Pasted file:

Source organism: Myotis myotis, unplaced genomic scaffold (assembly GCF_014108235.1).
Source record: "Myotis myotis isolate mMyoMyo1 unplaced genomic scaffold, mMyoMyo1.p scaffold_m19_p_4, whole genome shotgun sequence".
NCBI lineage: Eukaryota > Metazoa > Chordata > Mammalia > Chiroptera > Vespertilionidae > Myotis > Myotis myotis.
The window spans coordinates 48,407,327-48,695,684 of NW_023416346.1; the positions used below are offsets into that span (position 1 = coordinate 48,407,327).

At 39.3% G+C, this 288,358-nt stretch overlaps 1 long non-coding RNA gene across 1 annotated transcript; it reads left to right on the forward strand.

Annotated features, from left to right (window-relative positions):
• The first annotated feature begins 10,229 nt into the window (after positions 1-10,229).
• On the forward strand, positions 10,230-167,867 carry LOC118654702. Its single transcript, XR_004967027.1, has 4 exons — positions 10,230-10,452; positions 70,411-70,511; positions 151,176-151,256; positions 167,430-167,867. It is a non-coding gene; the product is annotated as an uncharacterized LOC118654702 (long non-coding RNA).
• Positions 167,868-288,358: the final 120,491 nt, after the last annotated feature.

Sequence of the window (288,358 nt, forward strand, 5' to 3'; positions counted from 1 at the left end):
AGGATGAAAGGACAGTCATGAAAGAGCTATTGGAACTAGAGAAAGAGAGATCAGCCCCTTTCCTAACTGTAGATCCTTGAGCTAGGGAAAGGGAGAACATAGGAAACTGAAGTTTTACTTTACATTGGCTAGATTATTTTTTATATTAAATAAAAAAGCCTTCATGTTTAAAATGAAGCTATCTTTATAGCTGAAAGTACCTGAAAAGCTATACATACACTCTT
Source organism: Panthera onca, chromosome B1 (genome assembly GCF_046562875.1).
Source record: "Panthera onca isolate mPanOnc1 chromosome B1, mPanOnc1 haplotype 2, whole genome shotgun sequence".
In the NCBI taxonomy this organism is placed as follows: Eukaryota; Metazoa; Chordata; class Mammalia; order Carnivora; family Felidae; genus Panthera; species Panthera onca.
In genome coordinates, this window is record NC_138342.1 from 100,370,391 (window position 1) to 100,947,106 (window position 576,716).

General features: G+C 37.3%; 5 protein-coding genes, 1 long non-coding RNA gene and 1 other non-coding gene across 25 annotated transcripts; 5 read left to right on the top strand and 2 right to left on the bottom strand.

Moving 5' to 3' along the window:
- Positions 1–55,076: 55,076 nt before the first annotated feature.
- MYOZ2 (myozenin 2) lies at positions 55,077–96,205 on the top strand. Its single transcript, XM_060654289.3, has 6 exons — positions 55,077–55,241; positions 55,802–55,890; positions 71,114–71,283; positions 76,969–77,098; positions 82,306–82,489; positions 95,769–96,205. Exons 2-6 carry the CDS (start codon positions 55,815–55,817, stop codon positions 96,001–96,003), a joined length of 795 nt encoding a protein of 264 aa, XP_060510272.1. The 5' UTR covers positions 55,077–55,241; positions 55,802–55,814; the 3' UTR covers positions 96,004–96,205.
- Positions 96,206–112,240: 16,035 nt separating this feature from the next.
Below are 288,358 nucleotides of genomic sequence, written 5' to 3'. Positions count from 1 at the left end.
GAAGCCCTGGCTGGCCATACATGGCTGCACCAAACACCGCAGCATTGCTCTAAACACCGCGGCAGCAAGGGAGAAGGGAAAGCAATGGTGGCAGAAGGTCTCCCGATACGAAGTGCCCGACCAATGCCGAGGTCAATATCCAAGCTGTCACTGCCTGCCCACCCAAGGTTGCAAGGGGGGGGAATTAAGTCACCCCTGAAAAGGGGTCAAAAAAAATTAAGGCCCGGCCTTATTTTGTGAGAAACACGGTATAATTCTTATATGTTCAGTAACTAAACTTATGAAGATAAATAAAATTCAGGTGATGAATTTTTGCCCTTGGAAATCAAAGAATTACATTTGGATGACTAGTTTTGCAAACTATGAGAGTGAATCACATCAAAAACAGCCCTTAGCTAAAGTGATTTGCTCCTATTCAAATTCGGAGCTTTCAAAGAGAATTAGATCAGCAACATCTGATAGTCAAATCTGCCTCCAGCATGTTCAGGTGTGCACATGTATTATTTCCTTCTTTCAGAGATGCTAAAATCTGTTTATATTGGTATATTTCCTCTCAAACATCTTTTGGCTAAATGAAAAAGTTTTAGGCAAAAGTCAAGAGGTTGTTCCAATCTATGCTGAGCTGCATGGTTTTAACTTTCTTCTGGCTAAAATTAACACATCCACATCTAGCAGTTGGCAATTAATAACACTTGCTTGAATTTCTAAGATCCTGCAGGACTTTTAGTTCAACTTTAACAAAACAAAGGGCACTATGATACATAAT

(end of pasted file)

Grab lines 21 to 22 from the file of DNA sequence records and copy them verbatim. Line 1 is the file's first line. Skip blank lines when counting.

Below are 288,358 nucleotides of genomic sequence, written 5' to 3'. Positions count from 1 at the left end.
GAAGCCCTGGCTGGCCATACATGGCTGCACCAAACACCGCAGCATTGCTCTAAACACCGCGGCAGCAAGGGAGAAGGGAAAGCAATGGTGGCAGAAGGTCTCCCGATACGAAGTGCCCGACCAATGCCGAGGTCAATATCCAAGCTGTCACTGCCTGCCCACCCAAGGTTGCAAGGGGGGGGAATTAAGTCACCCCTGAAAAGGGGTCAAAAAAAATTAAGGCCCGGCCTTATTTTGTGAGAAACACGGTATAATTCTTATATGTTCAGTAACTAAACTTATGAAGATAAATAAAATTCAGGTGATGAATTTTTGCCCTTGGAAATCAAAGAATTACATTTGGATGACTAGTTTTGCAAACTATGAGAGTGAATCACATCAAAAACAGCCCTTAGCTAAAGTGATTTGCTCCTATTCAAATTCGGAGCTTTCAAAGAGAATTAGATCAGCAACATCTGATAGTCAAATCTGCCTCCAGCATGTTCAGGTGTGCACATGTATTATTTCCTTCTTTCAGAGATGCTAAAATCTGTTTATATTGGTATATTTCCTCTCAAACATCTTTTGGCTAAATGAAAAAGTTTTAGGCAAAAGTCAAGAGGTTGTTCCAATCTATGCTGAGCTGCATGGTTTTAACTTTCTTCTGGCTAAAATTAACACATCCACATCTAGCAGTTGGCAATTAATAACACTTGCTTGAATTTCTAAGATCCTGCAGGACTTTTAGTTCAACTTTAACAAAACAAAGGGCACTATGATACATAAT